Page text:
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ing winter in study at Utrecht; but the state of his health rendering it very doubtful whether a residence in so damp a climate might not prove permanently injurious to him, he changed his plan, and determined to winter in Italy. He seems to have come to this resolution not without considerable hesitation, arising from the conscientious doubt, whether it was consistent with his duty to spend so much time in the mere pursuit of information and the gratification of taste, instead of entering upon the discharge of the duties of that profession to which he had devoted himself. In a letter written while he was in London, preparing to embark for the Continent, he thus expresses his feelings.

" The tone of my feelings has been lowered by an innocent remark of a friend here. “He came from home just when he had collected all the instruments of usefulness, and now goes to let them rust in France and Italy. Am I in the path of duty ? That is the one great question. In that day when God shall judge the world by Jesus Christ, will it be answer sufficient for the use of my time- He left off preaching the gospel, to go and see St. Peter's, and the place where Satan's seat is?' Oh! I had rather be with you at the sick man's couch; but this cannot be. I am now in a course which I cannot decide not to be the course of duty. We shall know in that day. Meanwhile, if I have erred, pray for me that my sins may be pardoned, and that while I suffer loss, I be not lost.”' p. 32.

The tenderness of conscience which he exhibited on this occasion, attended him through all the engagements of his future career, and formed one of the most striking traits of his character. That it was sometimes carried to a morbid excess, so as to dimi. nish in a serious degree the peace and consolation which as a Christian he might otherwise have enjoyed, seems too evident from some of the letters in the volume before us; but that his error, if such it may be deemed, rather his infirmity, was on the safe side, will not be questioned by those who are acquainted with the temptations to which men of literary tastes and habits are peculiarly exposed. They will see, in this tendency of his mind, the best preservative against the encroachments of that spirit which too often leads such persons to prefer the cultivation of the intellect to the discipline of the heart, and the gratification of the taste to the exercises of devotion and the conscientious discharge of the more private and less exciting duties of religion.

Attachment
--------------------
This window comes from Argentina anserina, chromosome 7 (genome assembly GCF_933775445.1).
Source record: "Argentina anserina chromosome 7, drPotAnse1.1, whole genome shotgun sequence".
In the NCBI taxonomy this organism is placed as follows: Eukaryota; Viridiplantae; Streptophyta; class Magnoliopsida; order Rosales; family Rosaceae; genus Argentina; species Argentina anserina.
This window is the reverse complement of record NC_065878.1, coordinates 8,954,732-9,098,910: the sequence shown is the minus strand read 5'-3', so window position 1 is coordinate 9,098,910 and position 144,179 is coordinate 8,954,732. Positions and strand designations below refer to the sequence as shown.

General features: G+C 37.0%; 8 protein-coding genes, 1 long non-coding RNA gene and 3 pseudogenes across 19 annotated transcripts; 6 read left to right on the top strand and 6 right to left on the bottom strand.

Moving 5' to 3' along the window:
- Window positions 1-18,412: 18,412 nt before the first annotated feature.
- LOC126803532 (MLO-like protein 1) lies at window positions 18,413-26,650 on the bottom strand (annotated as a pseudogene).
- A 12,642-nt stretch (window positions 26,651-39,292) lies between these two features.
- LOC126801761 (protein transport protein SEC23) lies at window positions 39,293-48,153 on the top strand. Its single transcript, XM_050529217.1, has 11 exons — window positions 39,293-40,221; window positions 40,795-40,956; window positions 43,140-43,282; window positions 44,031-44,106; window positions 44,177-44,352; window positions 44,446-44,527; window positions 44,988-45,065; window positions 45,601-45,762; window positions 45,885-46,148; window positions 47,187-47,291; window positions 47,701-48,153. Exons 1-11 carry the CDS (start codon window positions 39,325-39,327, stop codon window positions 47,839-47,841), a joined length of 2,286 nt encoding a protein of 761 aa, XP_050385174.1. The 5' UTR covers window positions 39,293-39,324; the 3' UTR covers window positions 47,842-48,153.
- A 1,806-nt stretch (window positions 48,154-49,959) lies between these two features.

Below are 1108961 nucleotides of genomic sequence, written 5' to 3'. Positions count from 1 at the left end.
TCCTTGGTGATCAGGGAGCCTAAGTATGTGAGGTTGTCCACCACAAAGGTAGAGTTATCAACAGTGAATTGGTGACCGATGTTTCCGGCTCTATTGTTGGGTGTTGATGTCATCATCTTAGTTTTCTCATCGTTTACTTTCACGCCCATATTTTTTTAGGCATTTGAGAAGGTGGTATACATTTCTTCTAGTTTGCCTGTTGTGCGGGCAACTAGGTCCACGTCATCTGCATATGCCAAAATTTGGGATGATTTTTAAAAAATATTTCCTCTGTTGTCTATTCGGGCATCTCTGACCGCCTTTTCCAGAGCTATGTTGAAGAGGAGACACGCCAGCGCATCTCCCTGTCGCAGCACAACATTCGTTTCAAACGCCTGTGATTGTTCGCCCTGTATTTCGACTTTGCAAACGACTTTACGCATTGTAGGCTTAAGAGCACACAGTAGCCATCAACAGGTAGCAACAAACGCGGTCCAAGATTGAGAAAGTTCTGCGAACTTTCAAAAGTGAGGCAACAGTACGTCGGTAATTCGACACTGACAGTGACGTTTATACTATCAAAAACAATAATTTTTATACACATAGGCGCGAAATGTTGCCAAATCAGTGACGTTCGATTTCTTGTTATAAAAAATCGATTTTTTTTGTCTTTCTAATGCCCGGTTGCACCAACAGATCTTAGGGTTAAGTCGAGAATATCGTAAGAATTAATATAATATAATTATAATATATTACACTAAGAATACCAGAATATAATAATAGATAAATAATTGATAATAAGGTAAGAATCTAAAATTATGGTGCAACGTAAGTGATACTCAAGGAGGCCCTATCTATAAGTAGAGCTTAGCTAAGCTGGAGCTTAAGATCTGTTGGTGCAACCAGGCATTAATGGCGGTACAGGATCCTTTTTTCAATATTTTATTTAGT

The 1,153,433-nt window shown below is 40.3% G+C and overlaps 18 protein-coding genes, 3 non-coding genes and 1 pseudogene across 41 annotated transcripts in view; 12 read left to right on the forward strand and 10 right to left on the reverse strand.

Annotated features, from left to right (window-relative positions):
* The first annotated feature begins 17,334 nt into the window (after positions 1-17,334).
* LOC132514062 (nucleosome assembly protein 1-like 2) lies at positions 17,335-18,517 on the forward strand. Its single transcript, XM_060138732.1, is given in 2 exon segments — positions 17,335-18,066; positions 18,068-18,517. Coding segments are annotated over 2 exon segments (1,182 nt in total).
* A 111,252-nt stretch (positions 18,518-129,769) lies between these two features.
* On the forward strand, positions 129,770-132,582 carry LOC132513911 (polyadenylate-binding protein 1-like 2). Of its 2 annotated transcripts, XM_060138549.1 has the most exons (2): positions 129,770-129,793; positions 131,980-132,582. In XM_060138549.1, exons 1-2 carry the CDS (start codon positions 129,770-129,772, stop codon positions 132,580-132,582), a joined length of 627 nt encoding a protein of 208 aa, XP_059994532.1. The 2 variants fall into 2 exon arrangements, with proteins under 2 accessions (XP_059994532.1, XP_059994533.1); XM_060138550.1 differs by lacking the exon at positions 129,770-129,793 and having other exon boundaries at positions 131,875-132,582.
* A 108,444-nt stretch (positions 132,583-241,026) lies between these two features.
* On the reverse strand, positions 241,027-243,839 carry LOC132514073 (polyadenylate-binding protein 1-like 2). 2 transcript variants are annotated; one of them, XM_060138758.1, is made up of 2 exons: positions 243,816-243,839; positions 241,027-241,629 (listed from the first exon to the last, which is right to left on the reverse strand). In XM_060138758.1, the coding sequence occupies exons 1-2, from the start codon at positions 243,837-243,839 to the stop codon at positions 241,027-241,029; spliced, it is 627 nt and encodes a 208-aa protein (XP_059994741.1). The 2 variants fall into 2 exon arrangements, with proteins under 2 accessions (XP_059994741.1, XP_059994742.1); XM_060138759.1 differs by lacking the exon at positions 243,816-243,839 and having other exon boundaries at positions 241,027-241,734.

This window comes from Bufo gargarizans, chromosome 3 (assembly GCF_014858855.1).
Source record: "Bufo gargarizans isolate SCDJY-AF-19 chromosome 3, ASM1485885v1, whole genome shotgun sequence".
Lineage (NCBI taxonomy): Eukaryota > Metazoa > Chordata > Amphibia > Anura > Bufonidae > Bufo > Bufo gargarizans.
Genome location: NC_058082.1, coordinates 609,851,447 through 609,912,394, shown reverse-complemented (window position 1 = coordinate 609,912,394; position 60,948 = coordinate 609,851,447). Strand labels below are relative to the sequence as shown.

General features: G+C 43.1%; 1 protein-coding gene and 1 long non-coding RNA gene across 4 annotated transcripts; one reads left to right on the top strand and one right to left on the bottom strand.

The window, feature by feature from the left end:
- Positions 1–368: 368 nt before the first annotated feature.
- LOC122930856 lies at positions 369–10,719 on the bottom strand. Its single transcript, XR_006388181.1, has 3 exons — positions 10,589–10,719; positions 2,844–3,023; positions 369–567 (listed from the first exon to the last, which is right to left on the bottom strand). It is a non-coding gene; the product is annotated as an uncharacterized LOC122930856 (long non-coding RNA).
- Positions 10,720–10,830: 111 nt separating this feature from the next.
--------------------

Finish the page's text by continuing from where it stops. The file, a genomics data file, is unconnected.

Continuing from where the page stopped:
In pursuance of the plan which he had formed, Mr. Bruen spent the winter of 1817, and the spring of the following year, in a tour through part of France, Switzerland, Italy, the Tyrol, part of Germany and of Holland. His letters written during this period, present to us many very lively and interesting sketches of the manners, habits, and appearance of the people, as well as the general features of the countries through which he passed. He seems to have kept a pretty full journal of his adventures and feelings, the substance of which he afterwards published under the title of - Essays, Descriptive and Moral, of Scenes in Italy and France. By an American.” The chief excellence of this volume, his Biographer remarks, is, that it gives us a moral view of Italy. Others have described palaces and pageants, churches

and ceremonies: Mr. Bruen's aim is, to describe the effects of despotism and Popish superstition on the national character, the